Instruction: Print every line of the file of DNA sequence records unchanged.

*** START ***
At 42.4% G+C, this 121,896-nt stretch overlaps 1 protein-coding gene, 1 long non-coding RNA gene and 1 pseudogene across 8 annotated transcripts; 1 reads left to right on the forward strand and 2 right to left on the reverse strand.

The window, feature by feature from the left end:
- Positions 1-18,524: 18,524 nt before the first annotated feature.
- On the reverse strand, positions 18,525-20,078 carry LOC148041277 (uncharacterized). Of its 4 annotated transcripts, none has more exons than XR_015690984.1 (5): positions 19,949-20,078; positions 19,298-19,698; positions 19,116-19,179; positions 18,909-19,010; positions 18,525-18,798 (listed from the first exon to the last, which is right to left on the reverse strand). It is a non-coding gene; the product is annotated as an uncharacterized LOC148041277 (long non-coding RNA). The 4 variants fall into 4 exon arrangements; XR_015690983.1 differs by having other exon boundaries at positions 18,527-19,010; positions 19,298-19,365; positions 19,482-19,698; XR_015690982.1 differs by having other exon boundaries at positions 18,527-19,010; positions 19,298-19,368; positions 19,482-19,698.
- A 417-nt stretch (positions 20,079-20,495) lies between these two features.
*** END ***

At 42.4% G+C, this 121,896-nt stretch overlaps 1 protein-coding gene, 1 long non-coding RNA gene and 1 pseudogene across 8 annotated transcripts; 1 reads left to right on the forward strand and 2 right to left on the reverse strand.

The window, feature by feature from the left end:
- Positions 1-18,524: 18,524 nt before the first annotated feature.
- On the reverse strand, positions 18,525-20,078 carry LOC148041277 (uncharacterized). Of its 4 annotated transcripts, none has more exons than XR_015690984.1 (5): positions 19,949-20,078; positions 19,298-19,698; positions 19,116-19,179; positions 18,909-19,010; positions 18,525-18,798 (listed from the first exon to the last, which is right to left on the reverse strand). It is a non-coding gene; the product is annotated as an uncharacterized LOC148041277 (long non-coding RNA). The 4 variants fall into 4 exon arrangements; XR_015690983.1 differs by having other exon boundaries at positions 18,527-19,010; positions 19,298-19,365; positions 19,482-19,698; XR_015690982.1 differs by having other exon boundaries at positions 18,527-19,010; positions 19,298-19,368; positions 19,482-19,698.
- A 417-nt stretch (positions 20,079-20,495) lies between these two features.